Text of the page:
AMD, in cooperation with DICE, developed Mantle, an API that introduced better optimisations and lifted API overhead in some places, mostly at the part that affects the draw call overhead and enables many, many more draw calls in the same time. Since now CPU work on preparing data for the GPU has been significantly improved, slower CPUs can fit not only the old amount of draw calls (in our illustration it is 4 draw calls), but many times more.

With new APIs we have reduced the CPU bottleneck back to ability to do more in less time and got back on track to support GPUs ability to output 60 or more FPS

We can now process more than double the amount of draw calls in less time than before — within a single 16.66 ms frame we can process 2.5 times more, 10 draw calls instead of 4, thanks to API changes (new APIs) like Direct3D12 (DirectX 12), Mantle or Vulkan bring. In reality this number is much higher than 2.5x.

If we don’t need the added graphics complexity and variety we get with the increased number of draw calls, we can keep the old amount of 4 draw calls and let our CPU work less time, finish its work in less than 16.66 ms and enable our GPU to output even more FPS for modern monitors with 75Hz refresh rate:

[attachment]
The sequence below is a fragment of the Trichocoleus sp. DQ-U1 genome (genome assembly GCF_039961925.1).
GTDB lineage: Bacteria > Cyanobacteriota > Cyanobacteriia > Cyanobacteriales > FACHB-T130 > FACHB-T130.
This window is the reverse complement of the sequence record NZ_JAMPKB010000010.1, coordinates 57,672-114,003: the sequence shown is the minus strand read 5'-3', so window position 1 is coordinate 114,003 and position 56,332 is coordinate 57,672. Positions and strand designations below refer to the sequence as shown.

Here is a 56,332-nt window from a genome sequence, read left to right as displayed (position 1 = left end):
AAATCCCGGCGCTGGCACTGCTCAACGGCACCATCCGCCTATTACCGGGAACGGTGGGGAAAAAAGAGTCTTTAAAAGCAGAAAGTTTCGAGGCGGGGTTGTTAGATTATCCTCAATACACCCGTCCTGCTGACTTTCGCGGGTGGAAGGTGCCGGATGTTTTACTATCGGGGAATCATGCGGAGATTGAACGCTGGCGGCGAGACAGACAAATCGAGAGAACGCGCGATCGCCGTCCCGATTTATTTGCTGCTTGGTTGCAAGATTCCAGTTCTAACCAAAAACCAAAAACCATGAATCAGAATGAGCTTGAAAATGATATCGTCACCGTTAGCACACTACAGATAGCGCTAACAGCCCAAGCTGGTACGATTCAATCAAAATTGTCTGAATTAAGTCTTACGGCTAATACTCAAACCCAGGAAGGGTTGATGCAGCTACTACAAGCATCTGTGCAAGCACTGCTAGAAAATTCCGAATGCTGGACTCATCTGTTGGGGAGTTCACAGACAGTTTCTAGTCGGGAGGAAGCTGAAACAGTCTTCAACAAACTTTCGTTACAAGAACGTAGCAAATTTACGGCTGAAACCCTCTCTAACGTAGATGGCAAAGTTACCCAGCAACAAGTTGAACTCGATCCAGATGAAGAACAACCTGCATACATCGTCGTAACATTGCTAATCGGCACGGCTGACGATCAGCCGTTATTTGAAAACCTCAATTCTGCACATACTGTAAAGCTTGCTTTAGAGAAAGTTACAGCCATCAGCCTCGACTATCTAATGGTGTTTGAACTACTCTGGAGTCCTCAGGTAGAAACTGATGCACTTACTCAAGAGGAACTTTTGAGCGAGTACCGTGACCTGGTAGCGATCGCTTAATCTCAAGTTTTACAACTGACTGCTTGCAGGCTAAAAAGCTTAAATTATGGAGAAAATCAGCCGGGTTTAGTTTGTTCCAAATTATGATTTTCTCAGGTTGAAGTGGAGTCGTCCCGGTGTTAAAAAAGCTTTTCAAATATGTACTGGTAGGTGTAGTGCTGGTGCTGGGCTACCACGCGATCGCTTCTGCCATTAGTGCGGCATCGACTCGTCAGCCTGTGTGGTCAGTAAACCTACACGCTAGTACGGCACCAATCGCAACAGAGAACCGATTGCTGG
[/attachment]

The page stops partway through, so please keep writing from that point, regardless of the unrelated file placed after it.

The CPU finishes its work in 12.66 ms per frame which enables our powerful GPU to render 79 frames per second, perfect for our 21:9 wide 75Hz IPS gaming monitor

We kept our 4 draw calls, CPU works less, GPU can render more frames per second, boosting our FPS to more than 78 per second, reducing perceived lag, latency and enhancing our gaming experience.

This is how we can get machines with slower CPUs that have been bottlenecking our GPUs in draw call department to work great again. Enhancements in modern APIs are not only related to draw calls or CPUs only, but that is the biggest change that will be directly visible to games as performance enhancement or better game graphics. Those that had slow CPUs will finally be able to get more performance out of their cutting-edge GPUs and those with powerful CPUs will be able to enable more quality features that would otherwise be impossible even for them due to draw call limitations but other things too.